Thousands of demonstrators march in Paris January 13 to protest France’s planned legalization of same-sex marriage (CNS photo)

A French bishops’ spokesman urged politicians to “listen to the streets” after hundreds of thousands of people rallied against same-sex marriage.

“We’re facing questions about society — what the family is, what marriage is, and whether there’s a difference between men and women,” Msgr. Bernard Podvin, spokesman for the French bishops’ conference, told France’s Metro daily. “I’m not one who says the street must decide, because this is always dangerous, and political responsibility rests with those elected. But the street is expressing a great frustration today —those holding political responsibility can’t expect to govern without listening to what it’s saying,” he said.

The January 13 demonstration was organized by a coalition of 30 family groups. Organizers said 800,000 people participated, although French police put the number at 340,000.

Msgr. Podvin said the Catholic Church believed homosexuals “must be respected,” but was against the same-sex bill, which was introduced in November by the government of President Francois Hollande under the slogan “Marriage for All.” In addition to legalizing same-sex marriage, the bill would allow adoption by same-sex couples.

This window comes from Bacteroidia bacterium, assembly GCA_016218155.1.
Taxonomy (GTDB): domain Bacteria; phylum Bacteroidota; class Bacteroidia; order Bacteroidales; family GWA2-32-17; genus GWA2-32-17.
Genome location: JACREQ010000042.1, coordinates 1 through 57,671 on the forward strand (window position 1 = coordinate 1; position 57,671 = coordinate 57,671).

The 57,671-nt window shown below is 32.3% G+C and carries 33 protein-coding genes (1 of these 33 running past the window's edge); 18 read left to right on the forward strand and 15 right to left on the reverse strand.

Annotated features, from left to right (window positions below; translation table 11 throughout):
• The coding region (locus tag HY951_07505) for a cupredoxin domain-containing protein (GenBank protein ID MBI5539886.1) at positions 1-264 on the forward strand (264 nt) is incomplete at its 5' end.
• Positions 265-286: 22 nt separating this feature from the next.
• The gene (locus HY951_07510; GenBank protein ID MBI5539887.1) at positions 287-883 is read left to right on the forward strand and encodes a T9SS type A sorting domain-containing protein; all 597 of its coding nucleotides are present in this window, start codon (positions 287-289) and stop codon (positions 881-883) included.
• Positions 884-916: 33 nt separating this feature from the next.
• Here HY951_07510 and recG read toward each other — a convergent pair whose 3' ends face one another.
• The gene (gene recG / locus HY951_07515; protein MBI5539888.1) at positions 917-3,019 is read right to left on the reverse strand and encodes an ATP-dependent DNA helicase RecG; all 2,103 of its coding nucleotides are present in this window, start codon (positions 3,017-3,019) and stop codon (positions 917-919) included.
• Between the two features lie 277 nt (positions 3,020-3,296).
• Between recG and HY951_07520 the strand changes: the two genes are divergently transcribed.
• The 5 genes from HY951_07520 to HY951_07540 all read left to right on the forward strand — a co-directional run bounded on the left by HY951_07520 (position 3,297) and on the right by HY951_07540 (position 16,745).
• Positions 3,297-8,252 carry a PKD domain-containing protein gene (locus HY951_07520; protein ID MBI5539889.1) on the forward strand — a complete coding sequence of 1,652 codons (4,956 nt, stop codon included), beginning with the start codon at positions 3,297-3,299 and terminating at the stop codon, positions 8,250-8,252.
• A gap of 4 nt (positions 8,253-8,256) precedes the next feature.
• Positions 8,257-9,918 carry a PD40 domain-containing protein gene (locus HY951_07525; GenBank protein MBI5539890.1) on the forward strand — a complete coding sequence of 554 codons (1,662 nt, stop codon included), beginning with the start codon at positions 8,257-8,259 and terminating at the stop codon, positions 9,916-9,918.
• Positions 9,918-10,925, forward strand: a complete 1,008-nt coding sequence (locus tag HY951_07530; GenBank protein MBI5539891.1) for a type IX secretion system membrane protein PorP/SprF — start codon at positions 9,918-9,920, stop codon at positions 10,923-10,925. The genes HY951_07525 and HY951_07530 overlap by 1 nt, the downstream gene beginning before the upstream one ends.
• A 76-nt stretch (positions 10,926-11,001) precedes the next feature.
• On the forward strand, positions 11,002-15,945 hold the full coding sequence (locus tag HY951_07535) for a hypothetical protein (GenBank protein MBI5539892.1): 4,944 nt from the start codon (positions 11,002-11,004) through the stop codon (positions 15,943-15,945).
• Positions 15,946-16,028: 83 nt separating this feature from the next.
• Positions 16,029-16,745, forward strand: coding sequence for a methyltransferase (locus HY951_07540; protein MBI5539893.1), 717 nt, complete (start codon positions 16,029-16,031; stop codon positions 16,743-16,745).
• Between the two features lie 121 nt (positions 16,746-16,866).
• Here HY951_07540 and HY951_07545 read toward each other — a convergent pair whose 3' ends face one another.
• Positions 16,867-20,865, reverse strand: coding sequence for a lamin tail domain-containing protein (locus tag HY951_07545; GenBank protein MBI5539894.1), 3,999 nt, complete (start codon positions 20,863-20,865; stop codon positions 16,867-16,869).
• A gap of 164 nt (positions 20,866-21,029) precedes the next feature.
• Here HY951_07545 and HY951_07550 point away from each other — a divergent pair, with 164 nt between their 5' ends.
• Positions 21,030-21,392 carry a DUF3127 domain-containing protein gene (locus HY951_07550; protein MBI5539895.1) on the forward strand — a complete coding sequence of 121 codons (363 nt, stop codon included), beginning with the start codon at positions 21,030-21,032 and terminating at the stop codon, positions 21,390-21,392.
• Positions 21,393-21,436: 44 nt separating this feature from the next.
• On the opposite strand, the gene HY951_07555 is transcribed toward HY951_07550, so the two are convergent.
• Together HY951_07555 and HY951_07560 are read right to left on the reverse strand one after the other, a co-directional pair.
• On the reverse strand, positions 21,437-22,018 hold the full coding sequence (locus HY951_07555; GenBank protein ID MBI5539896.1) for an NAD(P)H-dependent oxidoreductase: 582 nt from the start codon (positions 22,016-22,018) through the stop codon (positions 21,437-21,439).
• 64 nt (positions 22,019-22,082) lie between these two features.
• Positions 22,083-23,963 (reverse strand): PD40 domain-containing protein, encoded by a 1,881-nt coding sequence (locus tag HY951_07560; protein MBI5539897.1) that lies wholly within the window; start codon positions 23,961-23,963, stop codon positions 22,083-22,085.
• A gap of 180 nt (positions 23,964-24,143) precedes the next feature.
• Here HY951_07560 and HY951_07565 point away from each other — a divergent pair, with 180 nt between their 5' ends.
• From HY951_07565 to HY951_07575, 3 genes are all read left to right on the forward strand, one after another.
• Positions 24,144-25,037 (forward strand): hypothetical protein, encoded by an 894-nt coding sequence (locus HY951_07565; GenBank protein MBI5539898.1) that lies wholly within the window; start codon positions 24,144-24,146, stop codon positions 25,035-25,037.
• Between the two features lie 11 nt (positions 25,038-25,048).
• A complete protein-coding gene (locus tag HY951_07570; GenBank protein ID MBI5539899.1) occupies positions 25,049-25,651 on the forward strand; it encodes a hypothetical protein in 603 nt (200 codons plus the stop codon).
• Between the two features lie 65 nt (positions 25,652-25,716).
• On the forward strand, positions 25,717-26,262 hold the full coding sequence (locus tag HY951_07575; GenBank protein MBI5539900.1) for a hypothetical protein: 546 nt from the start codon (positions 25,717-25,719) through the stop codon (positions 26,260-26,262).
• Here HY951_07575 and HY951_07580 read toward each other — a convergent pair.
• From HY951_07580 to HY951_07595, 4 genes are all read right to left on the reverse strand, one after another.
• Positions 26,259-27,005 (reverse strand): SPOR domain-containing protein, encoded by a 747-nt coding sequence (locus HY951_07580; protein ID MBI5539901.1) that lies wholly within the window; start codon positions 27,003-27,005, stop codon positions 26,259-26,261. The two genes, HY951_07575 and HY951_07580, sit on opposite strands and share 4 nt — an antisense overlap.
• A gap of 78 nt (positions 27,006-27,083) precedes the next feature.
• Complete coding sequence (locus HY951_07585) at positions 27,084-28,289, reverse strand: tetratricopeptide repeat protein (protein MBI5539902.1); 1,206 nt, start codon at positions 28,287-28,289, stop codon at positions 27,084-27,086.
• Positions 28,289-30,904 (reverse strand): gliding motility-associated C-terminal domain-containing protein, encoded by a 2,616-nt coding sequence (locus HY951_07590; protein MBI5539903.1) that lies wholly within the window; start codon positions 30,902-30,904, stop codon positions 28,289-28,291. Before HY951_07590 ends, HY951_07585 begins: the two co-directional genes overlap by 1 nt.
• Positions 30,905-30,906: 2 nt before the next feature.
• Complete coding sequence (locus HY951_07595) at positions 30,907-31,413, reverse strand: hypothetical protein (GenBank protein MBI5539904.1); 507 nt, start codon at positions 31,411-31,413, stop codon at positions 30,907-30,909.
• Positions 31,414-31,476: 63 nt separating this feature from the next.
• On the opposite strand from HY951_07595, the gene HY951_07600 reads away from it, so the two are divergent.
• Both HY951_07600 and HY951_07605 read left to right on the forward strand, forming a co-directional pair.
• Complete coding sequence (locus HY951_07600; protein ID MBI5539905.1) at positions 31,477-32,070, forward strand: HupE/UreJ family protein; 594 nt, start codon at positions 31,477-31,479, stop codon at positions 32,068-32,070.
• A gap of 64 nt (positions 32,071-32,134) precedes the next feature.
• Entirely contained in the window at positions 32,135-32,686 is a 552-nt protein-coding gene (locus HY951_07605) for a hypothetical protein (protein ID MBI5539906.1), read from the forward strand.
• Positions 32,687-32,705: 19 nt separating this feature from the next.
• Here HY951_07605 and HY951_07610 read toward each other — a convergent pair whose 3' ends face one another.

“In our eyes, there’s nothing contradictory between fighting firmly against homophobia and saying no to a radical transformation of the family model,” Msgr. Podvin said.

At the conclusion of the demonstration, protesters in Paris’ Champ de Mars called on Hollande to “hear and understand the people of France,” adding that the bill had “deeply divided” the population and provoked opposition “from right and left and the unaffiliated.” They said the legislation “means inscribing in our law a fundamental discrimination: between those who will be born of a father and mother, and those who will be legally ‘born’ of two fathers or two mothers.”

France’s Le Figaro daily said several Catholic bishops — including Cardinal Philippe Barbarin of Lyon — joined the rally privately with diocesan groups.

In a brief address to protesters in Place Denfert-Rochereau, the bishops’ conference president, Paris Cardinal André Vingt-Trois, said he had not participated because his “mode of communication” with the government was “not demonstration, but direct ­dialogue.” However, he praised protesters for the “quality of their message” and for taking part “peacefully, without aggression, distrust or personal hatred.”

“It must be understood that the defense of parentage, paternity and maternity over children isn’t an act of aggression against homosexuals, but a recognition that a child born of a man and a woman has a right to be raised by a man and a woman,” he said.

Debate was scheduled to begin in France’s National Assembly on January 29.

About 500 people, mostly French citizens, also gathered in front of the French Embassy in Rome January 13 as a show of support for the Paris protesters. Along with pink, baby blue and white balloons, they also held signs, some of which said “Father + Mother = nothing better for a child.”

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